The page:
I first heard about PBI when I went for coffee with a colleague who had offered to give me career advice. Navigating a career in human rights can be difficult and knowing where to look for opportunities can be one of the most challenging aspects. My colleague had herself previously volunteered with PBI and she felt it would be a good match for me. I hadn’t heard much about working directly with human rights defenders (HRDs) at the time, so after that conversation I went home and did as much research as I could on HRDs and PBI.Orientation Weekend 2

Reading through the PBI website, I was able to learn more about its different projects. The focus on increasing civic space for HRDs in particular appealed to me as an effective way to support the promotion of human rights by activists in the respective country. A few weeks later, I was offered the role of Research and Training Fellow for Africa with Irish human rights NGO Front Line Defenders, which meant I would be working with HRDs from across sub-Saharan Africa. Given that regional focus and my previous experience working in Tanzania, PBI’s Kenya Project felt like the best fit for me.

To find out more about volunteering with PBI, I attended an Orientation Weekend organised by PBI UK in May 2017. I met a group of really amazing people and the facilitators were knowledgeable and engaging. PBI is not like any other organisation I have worked with because its projects use a non-hierarchical model of organising, so the Orientation Weekend was a good introduction to some of its unique features, such as consensus decision-making. The weekend included both self and group assessments, which encourage you to think critically about how you can develop your skills and how to constructively discuss issues that arise when working with others.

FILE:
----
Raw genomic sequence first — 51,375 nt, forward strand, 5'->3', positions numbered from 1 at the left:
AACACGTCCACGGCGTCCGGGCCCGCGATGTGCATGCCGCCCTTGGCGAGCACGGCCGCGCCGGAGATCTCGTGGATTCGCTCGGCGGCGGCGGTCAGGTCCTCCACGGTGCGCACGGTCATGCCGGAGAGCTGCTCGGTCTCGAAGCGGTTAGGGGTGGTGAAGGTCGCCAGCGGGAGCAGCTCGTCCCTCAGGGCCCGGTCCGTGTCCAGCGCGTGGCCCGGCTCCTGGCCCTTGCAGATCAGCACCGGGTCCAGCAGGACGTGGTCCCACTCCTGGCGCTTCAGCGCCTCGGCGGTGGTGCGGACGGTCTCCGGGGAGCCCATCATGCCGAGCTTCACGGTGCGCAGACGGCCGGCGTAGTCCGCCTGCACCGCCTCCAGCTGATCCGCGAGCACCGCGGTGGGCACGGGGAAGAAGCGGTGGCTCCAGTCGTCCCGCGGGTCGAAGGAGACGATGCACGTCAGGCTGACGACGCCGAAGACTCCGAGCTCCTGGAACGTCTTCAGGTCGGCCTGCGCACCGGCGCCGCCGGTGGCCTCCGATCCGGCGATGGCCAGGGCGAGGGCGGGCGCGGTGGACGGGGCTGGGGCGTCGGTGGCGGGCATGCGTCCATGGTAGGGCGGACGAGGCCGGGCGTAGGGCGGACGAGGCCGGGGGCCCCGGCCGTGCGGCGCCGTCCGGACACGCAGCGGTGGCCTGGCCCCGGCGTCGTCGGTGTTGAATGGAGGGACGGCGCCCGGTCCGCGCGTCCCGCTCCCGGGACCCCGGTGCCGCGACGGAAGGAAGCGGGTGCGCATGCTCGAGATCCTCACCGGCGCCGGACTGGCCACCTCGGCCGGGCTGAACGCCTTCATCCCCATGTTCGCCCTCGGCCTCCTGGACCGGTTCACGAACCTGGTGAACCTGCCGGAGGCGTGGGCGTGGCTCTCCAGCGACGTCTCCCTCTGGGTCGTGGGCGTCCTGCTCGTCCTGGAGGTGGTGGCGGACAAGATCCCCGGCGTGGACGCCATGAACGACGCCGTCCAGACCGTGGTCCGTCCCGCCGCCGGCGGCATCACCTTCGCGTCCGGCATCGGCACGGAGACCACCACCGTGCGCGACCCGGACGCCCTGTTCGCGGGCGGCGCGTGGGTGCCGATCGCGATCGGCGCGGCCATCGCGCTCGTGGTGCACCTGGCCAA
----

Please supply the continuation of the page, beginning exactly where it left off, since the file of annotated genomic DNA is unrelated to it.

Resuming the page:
As soon as the applications opened, I applied to the Kenya Project. The Orientation Weekend really prepared me for the application process in that I had already spent time considering many of the questions on the application form during the weekend’s activities. After my successful application, I had a Skype interview and was then invited to a five-day training session in November 2017, after which the final decision would be made. One of the benefits of the way PBI selects volunteers is that I have met lots of new people along the way from all over the world who share similar values and who I am still in touch with now. It also gives you the opportunity to consider whether or not both living and working with a small team of people is something that feels right for you.

Having now met people from PBI UK and PBI Ireland, I am amazed by how many people are deeply committed to PBI and continue to be involved long after they volunteered with them. This has given me confidence that PBI really supports its volunteers personally and professionally, which to me is a really important attribute for an organisation to have.

The next step is to fly to Nairobi where I can finally begin to put all this preparation into practice.


To donate to PBI UK https://peacebrigades.org.uk/donate with your support we will be able to continue sending volunteers such as Hannah to the field to protect at risk HRDs.